Before beginning this project, I visited Portobello Road. I chose to focus my work on this location due to the diverse cultural influences and vibrancy of the area. There’s so much going on at Portobello Market that it’s impossible to list everything. The mile-long street market sells a wide variety of goods, from fresh fruit and veg to vintage clothing and electronics. There is also an antiques section which is located near Notting Hill tube station. This area consists of 100’s of buzzing market stalls, shops and arcades. 

Portobello Road’s distinctiveness does not rely only on its market. A range of communities inhabiting the street and the district contribute to a worldly and energetic atmosphere. The architecture plays a part too! Most of the road meanders and curves unlike the more formally planned layout of most comprable tourist attractions. Portobello road is built up of residential Victorian terraced houses and shops with flats above, squeezed tightly into the available space, adding intimacy and a pleasing scale to the streetscape. Despite being subject to a large amount of gentrification, individuality continues to preserve the street’s history.

On my visit I came across a number of interesting and eccentric characters many of whom were more than happy to talk and have their photograph taken. Mike told me that after a long wait he’d finally got his market stall, and was delighted to trade at such a “unique and quirky” location.

As well as the many talented street performers and eye-catching wares on display, one particular market trader was garnering a lot of attention. He wore full army uniform and with ‘Vera Lynn’ blasting from his analogue radio, he was enjoying a roaring trade as a result. 

In the workshop:

Today began with drawing out some ideas for the foreground and background of our prints. We each drew in 8 boxes. 2 with 2 shapes in them, 2 with 10 shapes, 2  with 5 shapes and another two boxes filled with 15/20 boxes. I am a perfectionist so I found it quite difficult producing such work in a very limited amount of time however, the outcomes left me with a range of ideas and options. We were told we had a choice of 3 colours, black, white and grey. This was disappointing for those images I chose had lots of colour in them, however, this task also enabled me to visualise the final outcome and eliminate those which did not work so well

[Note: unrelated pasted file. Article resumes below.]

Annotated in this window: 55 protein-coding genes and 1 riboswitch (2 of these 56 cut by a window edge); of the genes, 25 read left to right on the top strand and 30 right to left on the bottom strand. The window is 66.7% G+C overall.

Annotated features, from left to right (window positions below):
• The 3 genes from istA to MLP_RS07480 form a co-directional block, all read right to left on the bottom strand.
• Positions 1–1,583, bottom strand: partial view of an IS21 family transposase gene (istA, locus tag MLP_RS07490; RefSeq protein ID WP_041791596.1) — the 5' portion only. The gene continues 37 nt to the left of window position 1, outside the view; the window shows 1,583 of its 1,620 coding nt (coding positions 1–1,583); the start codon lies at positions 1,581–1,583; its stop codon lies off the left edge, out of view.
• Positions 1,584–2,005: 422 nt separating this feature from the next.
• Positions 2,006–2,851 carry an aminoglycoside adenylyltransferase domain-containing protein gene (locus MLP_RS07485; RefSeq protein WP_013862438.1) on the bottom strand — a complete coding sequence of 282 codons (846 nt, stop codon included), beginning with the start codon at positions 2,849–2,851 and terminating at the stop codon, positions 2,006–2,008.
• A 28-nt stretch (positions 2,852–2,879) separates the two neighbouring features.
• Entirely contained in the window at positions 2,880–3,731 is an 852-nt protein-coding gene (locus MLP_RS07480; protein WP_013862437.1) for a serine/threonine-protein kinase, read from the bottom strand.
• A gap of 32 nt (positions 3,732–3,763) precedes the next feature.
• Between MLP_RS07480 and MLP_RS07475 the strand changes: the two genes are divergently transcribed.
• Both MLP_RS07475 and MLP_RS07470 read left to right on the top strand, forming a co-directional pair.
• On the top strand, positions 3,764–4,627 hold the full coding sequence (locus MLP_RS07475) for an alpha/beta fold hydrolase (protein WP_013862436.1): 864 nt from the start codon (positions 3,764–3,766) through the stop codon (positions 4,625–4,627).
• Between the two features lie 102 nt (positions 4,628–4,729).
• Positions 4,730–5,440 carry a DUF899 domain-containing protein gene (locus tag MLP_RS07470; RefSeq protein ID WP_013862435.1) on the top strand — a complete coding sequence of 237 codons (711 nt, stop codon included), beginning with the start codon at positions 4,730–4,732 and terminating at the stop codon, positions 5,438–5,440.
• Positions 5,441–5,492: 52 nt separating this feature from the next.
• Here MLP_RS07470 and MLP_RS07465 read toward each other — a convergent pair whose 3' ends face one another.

Today, we were able to explore the campus and look for grids. This task allowed me to find grids in places I would not expect. 


The day was spent creating an a5 booklet number with Mark. It was my first time using indesign so it took me a while to get my head around it.

I was not pleased with the outcome at all. I made decisions such as making the layout different on each make, sort of symbolising the higgledy piggledy nature of the street however, once it was printed, the outcome was not visually pleasing.



talk with tim, suggested parking ticket... describe design process. then went out into public and dispersed postcards posters and tickets. parking ticket from bike ripped up. came across traffic warden on bike.


When we presented our final outcome, we received the reaction we set out to. The mention of putting parking tickets on cars made the group feel humoured and hesitant.

The majority of feedback was positive however it was suggested that we present our eye chart differently e.g hung by string.


White Space


claire skeats, photographing white space, interesting angles eg upside down table


Today, I experimented with ideas and wrote my manifesto. One of the first things I thought of when experimenting with 'white space' was sight. We use our eyes to see white space. This then made me think about blind people, and how all they see is white space. With this in mind, I began researching optical illusions and looking into things that we do not naturally get to see (without aid) and  is just an 'empty (white) space' to us, such as the backs of our eyes or the veins in our eyes. This idea of exploring 'the unknown' gave me direction for my manifesto


White space is a void.

It’s an absence. 

In order to convey an absence, one must work with obscured vision.

The removal of sight heightens other senses.

What does nothing look like?

What does nothing feel like?


As a designer, formulating a manifesto gave me direction.This project the brief was very vague which left me with a number of ideas. Without a set of rules/restrictions, I feel as though I would have found myself in the middle of creating an piece which would then have sparked an idea for another. It allowed me to stay on the same track and my time was used efficiently. 

I had hoped to have an engaging, visually pleasing piece.

My work engaged with the audience and in fact, required them to complete the piece. I would like my piece to be blown up and featured in a white room in a gallery. If it were to be blown up and not handheld then the audience would need room to physically move themselves back and forth to find the right distance from the artwork. Therefore, size and the length of the room would have to be taken into consideration in order for the optical illusion to work. If it was in fact painted on the wall I think it would be most effective for it would blend into the surrounding walls and the piece would almost become never ending. In my opinion the fact that the audience would then have to manoeuvre themselves further or closer to the piece, with their left eye closed could then become quite a humorous task for all ages.